El Kab (Nekheb) and Kom el-Ahmar (Nekhbet), along with the Temple of Thoth in Egypt

El Kab and El Ahmar

In general, this area is called El Kab but it is really the two ancient cities of Nekheb El Kab on the east bank of the Nile River and the older Nekhen, now known as Kom el Ahmar (the Red Mound) on the opposite bank. Both cities were religious centers that date from the pre-Dynastic period.

Nekheb was the Greek city of Eileithyiapolis. The City was very important prior the building of Memphis, and was later the capital of the local nome. It was the birthplace of the nobles of the Middle Empire who retook Egypt from the Hyksos invasion. The city was protected by the goddess Nekhbet (the white goddess).

There are actually two sections to Nekheb, which lies on a plain situated at the mouth of a wadi. The first is the ancient city, which is surrounded by a huge (1740 feet square), thick (38 feet thick) wall, where visitors enter from a west gate. Within lies a Roman temple and a sacred lake, which is a depression to the east of the town. In a smaller enclosure is the Temple of Nekhbet (attached to a Temple dedicated to Thoth), with its several pylons, hypostyle hall in front, a mamissi (birth house) dedicated to Nekhbet (the embodiment of Hathor). The temple was begun around 2700 BC, and enlarged in by later pharaohs of the 18th through 30th dynasties, including Tuthmosis III, Amenophis II, and the Ramessids The second part of the ruins is the necropolis, which is situated on a rocky outcrop. There, the most important tombs are those of Ahmose, Renni, Paheri and Se, which date from the 18th Dynasty and the Ramesside period.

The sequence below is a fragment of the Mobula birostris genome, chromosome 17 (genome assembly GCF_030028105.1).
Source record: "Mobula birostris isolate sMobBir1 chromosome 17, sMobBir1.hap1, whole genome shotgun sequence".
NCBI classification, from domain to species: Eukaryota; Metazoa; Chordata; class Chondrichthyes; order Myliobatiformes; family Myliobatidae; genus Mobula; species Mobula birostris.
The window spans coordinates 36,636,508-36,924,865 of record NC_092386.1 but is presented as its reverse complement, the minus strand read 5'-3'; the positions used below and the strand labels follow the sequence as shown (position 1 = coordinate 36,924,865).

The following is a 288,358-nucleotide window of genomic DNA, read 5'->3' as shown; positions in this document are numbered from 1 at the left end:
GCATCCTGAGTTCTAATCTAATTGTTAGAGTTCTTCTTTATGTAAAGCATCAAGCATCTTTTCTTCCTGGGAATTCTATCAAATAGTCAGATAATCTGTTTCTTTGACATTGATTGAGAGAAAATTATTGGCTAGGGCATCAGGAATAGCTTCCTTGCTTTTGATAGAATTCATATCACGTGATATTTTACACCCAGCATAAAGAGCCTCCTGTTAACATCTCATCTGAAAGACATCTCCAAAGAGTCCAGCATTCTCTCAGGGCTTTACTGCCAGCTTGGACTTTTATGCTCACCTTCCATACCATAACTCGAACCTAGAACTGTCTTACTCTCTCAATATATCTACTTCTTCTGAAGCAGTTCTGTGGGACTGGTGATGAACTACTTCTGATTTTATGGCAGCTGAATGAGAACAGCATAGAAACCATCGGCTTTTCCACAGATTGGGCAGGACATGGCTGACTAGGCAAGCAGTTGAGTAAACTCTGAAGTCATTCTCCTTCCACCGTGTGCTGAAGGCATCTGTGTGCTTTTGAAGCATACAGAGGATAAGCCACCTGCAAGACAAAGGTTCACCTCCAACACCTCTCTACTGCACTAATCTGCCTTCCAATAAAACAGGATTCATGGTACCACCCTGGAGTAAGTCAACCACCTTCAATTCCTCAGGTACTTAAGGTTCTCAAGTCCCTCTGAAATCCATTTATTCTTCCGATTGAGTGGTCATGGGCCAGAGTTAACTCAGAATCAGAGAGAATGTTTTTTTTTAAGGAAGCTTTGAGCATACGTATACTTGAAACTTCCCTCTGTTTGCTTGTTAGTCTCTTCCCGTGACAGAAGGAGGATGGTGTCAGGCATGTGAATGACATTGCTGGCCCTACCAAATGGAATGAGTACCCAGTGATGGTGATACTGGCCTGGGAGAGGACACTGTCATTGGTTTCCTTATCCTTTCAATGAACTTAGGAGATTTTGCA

About 1 1/2 miles away at the entrance to Wadi Hellal at a place which is locally known as El-Hammam (the bath) is the Temple of Thoth. The chapel here was built by Setau, viceroy of Nubia during the rule of Ramesses II, restored by the Ptolemies, and dedicated to a number of deities. There is also a cave-temple up a nearby flight of rock hewn steps dedicated to Nekhbet, who became the lioness Hathor-Tefnut. Here there are two vestibules which finally lead into a vaulted chamber. In the early Christian period, this was converted into a Coptic monastery. Beyond this speos deeper into the wadi is a rock outcrop known as Vulture Rock which has drawings and inscriptions dating as for back as pre-Dynastic times. Further on is the Temple of Amenhotep III, which was built by him and Tuthmosis IV, dedicated to Nekhbet-Hathor. The portico is gone, but inside are reliefs that were largely destroyed by Amenhotep IV but restored by Seti I. North of here are several rock-cut tombs with good reliefs.

Nekhen, also called Kom el-Ahmar, which was the Greek city of Hieraconpolis, lies on the other side of the Nile (west bank). Nekhen predates Nekhbet as the capital of the Nome. Here, there is a vast necropolis which dates from pre-Dynastic times and stretches for miles as well as the ruins of the ancient city itself. In the nearby wadis there are tombs from the Middle and New Kingdom. Nekheny, in the form of the falcon with long plumes on his head and who was associated with Horus was worshipped as the local god.